15 Sep 2014
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D112 Weighs Future of Elementary Schools at Community Forum

Community stakeholders consider feasibility of delivering 21st century learning experience to students in aging schools buildings at roundtable discussions.

D112 Weighs Future of Elementary Schools at Community Forum

It has often been said that the key to successfully passing a school referendum is by mounting a good advertising campaign. If true, than North Shore School District 112 is off to a great start.

D112 brought together a cross section of stakeholders ranging from parents of current students to empty nesters to discuss the district’s aging school buildings Thursday morning at the Highland Park Country Club.

The roundtable discussions were strategically orchestrated to solicit citizens' feedback on the future of elementary education in Highland Park and Highwood.

The only topic off the table for discussion was the possibility of closing some of the district’s 12 school buildings.

READ: District 112 Sets Discussions on Buildings’ Future

A citizens advisory committee was tasked with taking a deeper look at the district’s sustainability issues in terms of facilities, finances and delivering a 21st century education to students.

The district must now decide if it wants to maintain the buildings in their current state or risk blowing through cash reserves and being placed on a financial watch list over the next five years.

Capital improvements coupled with the rising costs of benefits and staff salaries are outpacing the district’s overall annual operating budget of $70 million.

“It’s expensive to keep up these buildings,” Leslie Alter said, a presenter and member of the citizens advisory committee. “It creates problems in trying to deliver a 21st century education in buildings built for the industrial age. Our children need to be in a building the supports the information age.”

Alter said the district would need to spend $100 million on such basic repairs as windows, roofs, plumbing, wiring and security systems.

“Our buildings don't even have sprinklers, which I was personally freaked out about because of my kids,” Alter said. “The $100 million would not get sprinkler systems into the schools or systems that would ensure better indoor air quality, air conditioning, and ADA compliance, nor would it allow for those flexible or collaborative works spaces students need to achieve 21st century learning goals."

Participants were asked to consider and discuss three options at their respective round tables led by trained facilitators, including:

  • Maintaining the status quo with no new investment;
  • Renovating and maintaining the 12 existing buildings which wouldn’t sustain long term financial stability;
  • Investing in a new model by constructing new buildings.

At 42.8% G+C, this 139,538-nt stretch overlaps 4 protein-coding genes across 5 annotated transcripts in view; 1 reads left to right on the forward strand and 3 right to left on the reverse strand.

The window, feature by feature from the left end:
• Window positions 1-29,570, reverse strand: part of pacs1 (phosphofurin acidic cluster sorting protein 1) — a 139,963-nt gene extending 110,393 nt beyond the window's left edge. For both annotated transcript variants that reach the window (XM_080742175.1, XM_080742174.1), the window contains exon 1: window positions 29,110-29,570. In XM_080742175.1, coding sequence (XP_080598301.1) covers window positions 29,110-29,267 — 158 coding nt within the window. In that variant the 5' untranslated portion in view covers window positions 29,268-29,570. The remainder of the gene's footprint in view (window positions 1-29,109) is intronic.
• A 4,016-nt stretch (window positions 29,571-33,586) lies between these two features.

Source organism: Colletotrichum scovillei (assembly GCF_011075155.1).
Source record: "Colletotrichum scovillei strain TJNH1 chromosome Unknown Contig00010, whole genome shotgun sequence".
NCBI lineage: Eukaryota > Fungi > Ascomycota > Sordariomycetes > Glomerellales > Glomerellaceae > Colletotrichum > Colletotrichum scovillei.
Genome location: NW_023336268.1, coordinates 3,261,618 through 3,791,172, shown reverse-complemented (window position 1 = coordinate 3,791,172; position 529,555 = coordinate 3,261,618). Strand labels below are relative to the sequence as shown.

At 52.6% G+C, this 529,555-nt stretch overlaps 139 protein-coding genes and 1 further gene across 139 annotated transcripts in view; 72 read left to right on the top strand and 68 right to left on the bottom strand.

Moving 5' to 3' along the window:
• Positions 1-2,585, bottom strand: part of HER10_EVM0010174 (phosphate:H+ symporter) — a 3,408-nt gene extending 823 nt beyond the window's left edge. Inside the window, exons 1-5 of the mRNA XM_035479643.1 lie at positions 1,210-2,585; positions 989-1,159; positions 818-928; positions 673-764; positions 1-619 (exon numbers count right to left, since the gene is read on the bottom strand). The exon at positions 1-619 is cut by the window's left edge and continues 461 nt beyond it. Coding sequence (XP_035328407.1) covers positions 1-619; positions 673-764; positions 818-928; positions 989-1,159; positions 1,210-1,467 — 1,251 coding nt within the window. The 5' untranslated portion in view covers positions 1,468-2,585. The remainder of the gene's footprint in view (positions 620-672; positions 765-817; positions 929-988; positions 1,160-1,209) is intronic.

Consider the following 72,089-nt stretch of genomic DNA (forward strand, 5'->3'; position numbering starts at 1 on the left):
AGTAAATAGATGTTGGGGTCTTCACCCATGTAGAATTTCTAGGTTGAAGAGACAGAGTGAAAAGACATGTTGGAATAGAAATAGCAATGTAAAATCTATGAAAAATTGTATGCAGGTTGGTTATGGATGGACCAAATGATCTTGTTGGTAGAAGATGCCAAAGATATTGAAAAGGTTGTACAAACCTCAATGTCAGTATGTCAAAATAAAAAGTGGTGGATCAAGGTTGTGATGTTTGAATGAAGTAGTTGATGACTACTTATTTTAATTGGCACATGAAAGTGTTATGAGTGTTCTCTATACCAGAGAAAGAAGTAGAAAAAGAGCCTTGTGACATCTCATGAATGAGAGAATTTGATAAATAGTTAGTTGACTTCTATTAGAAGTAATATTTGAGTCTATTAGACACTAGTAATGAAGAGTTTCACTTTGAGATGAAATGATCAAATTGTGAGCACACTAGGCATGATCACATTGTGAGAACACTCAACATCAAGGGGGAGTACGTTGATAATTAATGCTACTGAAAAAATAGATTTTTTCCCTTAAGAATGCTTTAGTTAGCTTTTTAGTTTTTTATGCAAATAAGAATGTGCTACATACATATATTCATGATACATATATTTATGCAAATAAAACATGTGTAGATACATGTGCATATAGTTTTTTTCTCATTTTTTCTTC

By kicking the can down the road, the district would continue to compromise class sizes and be forced to make deeper budget cuts by getting rid of art and music programs.

The citizens advisory committee also asked community stakeholders to consider constructing new buildings, which would be less costly to maintain over the long run.

Participants were asked to express their preferences in an electronic poll, including:

  • No new investment
  • Renovate and maintain all 12 buildings
  • Renovate and maintain 8 buildings, including six K-5 schools and two 6-8 middle schools
  • Renovate and maintain six schools, including four K-5 and two 6-8 middle schools
  • Renovate and maintain eight schools or grade centers, including four K-2 schools; two 3-5 intermediate schools; and two 6-8 middle schools.

Elementary schools would accommodate 400-500 students; and middle schools 700-800 students. Students would transition together to new buildings.

Further, the new configurations offer cost savings of $3.5 million (eight buildings); $5.1 million (six buildings); and $3.7 million (eight buildings/grade centers).

With the exception of the first consideration – do nothing – residents can expect a school bond referendum sometime in the near future.

Homeowners can expect to see their property taxes increase by $500 to $650 annually on homes valued at $500,000.

At the end of the presentation, 131 participants favored the third option – renovate eight existing buildings, and closing four others.

Four more community presentations are scheduled through March 2, including a Spanish version.

Community input will be figured into D112 Superintendent Dr. David L. Behlow’s final recommendations, which will be presented to the board of education in the fall.

“We cannot come out here as administrators and say this is what we need to do,” the district’s chief financial officer Moshin Dada said. “We need to know what the community’s viewpoint is.”

For more information on "Your Voice, Our Future," visit the NSSD 112 website.



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